Differences Between a Boa, Python, & Anaconda

By Andrea Sigust; Updated April 25, 2017
Pythons can weigh up to 250 pounds.

Some of the largest snakes in the world include one of the numerous species of boas, pythons and anacondas. All three types of snakes are biologically and geographically linked. As with any snake, they are cold-blooded, carnivorous and swallow their food whole. However, despite similarities, each has its own distinguishing traits.


The name “boa” means “large serpent” in Latin. Growing up to 30 feet in length and 280 pounds, the boa inhabits moist, wooded and grassy environments throughout North and Central America, Africa, Asia, Madagascar and the Pacific Islands. There are approximately 41 species of boa, with the rubber boa (Charina bottae) and rosy boa (Lichanura trivirgata) being the only species indigenous to the United States.

The boa constrictor is a species of boa, however, “constrictor’ also describes the general predatory habits of boas as a whole. After striking prey with their fangs, boas encircle their bodies around their victim, squeezing them to death by suffocation. Boas are categorized in the class Reptilia, order Squamata.


Pythons are distributed in Asia, Australia, Madagascar and Africa. They live in moist, green habitats such as savannas, rain forests, swamps and grasslands. Consisting of 33 species, pythons weigh up to 250 pounds and grow up to 33 feet. Pythons are non-venemous, and like boas, they coil their bodies around their prey, killing them by asphyxia. Pythons are also grouped in the class Reptilia, order Squamata.


Also called “water boas”, anacondas inhabit the wetlands and rain forests of South America. There are four species of anaconda, with the green anaconda (Eunectes murinus) being the largest snake in the world. They weigh up to 550 pounds, have a diameter of up to 12 inches and grow up to 30 feet long. As are pythons and boas, anacondas are also predatory constrictors, and are categorized in the class Reptilia, order Squamata.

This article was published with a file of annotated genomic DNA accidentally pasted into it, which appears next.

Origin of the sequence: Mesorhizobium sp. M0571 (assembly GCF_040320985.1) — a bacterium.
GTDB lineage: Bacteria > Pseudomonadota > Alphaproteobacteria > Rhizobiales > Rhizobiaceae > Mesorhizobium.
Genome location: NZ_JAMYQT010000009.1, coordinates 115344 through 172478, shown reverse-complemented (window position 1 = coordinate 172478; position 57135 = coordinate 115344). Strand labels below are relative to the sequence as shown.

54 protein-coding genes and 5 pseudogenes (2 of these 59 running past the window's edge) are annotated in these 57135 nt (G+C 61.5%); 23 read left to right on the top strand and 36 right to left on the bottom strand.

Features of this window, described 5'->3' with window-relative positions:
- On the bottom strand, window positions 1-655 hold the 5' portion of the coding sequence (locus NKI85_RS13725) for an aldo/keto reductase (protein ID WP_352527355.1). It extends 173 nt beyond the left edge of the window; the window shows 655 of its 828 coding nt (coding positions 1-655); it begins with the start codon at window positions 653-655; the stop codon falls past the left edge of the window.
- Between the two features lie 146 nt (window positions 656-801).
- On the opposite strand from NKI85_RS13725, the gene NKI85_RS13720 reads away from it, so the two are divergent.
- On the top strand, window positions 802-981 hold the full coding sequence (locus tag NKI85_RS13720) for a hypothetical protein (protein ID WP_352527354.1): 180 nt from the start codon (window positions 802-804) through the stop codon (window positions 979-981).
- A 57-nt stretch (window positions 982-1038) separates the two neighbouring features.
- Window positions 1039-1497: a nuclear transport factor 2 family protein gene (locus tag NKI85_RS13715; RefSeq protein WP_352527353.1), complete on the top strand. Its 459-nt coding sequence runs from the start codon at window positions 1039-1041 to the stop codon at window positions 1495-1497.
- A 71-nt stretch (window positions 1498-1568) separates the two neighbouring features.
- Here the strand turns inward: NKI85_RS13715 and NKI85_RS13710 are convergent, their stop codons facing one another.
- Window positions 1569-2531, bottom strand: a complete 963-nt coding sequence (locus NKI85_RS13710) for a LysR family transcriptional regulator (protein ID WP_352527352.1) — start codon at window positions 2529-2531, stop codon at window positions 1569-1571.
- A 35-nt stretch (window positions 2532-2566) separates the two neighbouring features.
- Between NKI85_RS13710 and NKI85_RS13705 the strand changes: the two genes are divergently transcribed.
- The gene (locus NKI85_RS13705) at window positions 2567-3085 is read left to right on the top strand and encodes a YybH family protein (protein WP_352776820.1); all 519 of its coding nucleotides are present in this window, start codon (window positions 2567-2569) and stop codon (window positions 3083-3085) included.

Even though boas, pythons and anacondas share the same biological class and order; they differ in family classification. Boas and anacondas belong to the family Boidae; with anacondas actually being a species of boa. Most classifications categorize pythons in the family Pythonidae; while a few list them in the family Boidae and subfamily Pythonidae. So for practical purpose, boas represent a group of snakes; anacondas are a type boa within that group; and pythons are a closely related but different kind of snake.

Lifestyle Comparisons

Boas, pythons and anacondas are meat eaters that feed off a wide range of animals including birds, rabbits, rodents, wild pigs and turtles. However, possibly because anacondas have a much larger girth than boas and pythons, anacondas are also known to eat larger prey including jaguars. Boas and pythons live up to 35 years; whereas anacondas live up to 10 years. Boas, pythons and anacondas all live around and swim in water; but anacondas spend a larger percent of their life in the water itself. Also, pythons lay eggs, however, boas and anaconda give birth to live newborns.

About the Author

Andrea Sigust began writing professionally in 1994, authoring user-friendly manuals, reference guides and information sheets while working at a hospital. After years of working in industries ranging from health care to telecommunications, Sigust became a writer. She specializes in the sciences and holds a Bachelor of Science in journalism from the University of Maryland.